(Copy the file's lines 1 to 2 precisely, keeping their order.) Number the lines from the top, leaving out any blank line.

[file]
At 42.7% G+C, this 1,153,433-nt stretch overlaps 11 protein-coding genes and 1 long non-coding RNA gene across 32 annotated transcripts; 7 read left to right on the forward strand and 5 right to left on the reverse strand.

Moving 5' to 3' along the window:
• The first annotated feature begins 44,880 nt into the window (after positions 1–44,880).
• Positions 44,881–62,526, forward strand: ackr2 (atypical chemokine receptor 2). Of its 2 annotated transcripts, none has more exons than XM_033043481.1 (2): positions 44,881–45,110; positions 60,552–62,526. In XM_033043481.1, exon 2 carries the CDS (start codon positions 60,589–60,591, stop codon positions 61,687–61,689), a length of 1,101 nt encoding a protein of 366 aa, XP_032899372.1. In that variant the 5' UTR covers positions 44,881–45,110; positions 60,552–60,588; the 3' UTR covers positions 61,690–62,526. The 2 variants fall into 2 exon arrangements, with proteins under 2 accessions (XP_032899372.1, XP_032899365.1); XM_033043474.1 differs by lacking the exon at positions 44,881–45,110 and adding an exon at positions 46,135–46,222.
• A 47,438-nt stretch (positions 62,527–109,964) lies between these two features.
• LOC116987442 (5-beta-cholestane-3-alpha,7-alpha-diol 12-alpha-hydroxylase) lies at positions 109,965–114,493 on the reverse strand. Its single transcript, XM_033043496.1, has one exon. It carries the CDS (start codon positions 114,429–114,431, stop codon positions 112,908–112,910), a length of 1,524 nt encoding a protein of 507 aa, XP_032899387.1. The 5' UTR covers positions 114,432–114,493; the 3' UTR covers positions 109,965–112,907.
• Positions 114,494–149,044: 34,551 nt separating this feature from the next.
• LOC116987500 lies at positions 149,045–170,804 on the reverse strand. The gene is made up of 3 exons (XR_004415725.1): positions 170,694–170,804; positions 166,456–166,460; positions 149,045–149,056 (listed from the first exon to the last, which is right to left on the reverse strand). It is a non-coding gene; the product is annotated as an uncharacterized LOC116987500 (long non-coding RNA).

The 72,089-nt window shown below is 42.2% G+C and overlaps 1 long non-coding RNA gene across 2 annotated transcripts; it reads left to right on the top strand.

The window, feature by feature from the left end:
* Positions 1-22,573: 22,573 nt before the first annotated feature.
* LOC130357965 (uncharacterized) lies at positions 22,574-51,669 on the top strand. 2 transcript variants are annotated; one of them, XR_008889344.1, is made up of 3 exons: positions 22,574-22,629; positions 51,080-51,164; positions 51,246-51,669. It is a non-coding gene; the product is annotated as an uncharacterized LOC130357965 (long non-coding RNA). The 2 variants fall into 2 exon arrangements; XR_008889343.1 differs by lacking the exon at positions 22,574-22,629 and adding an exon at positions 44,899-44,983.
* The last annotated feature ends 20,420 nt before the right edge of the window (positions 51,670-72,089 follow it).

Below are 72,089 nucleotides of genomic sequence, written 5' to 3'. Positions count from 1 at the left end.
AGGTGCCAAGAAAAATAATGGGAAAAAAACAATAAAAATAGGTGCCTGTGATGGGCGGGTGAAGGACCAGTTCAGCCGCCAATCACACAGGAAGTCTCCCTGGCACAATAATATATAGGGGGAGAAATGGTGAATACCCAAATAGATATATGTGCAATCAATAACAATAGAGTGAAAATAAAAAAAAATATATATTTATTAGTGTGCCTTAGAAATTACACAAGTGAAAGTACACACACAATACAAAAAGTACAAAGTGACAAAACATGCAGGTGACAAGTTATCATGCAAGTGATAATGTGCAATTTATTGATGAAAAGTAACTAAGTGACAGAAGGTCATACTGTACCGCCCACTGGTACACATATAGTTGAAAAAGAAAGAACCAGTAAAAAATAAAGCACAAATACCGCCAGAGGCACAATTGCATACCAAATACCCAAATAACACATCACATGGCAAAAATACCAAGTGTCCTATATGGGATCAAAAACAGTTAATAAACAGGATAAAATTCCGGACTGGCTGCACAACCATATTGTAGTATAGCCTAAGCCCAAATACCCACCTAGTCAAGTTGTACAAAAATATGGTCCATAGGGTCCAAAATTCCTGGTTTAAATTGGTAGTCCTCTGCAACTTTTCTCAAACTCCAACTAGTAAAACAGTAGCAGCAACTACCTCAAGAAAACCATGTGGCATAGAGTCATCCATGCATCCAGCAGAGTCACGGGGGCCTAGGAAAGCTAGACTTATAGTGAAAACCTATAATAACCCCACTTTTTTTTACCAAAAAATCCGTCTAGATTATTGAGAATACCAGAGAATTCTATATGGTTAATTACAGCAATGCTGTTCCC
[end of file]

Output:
At 42.7% G+C, this 1,153,433-nt stretch overlaps 11 protein-coding genes and 1 long non-coding RNA gene across 32 annotated transcripts; 7 read left to right on the forward strand and 5 right to left on the reverse strand.

Moving 5' to 3' along the window: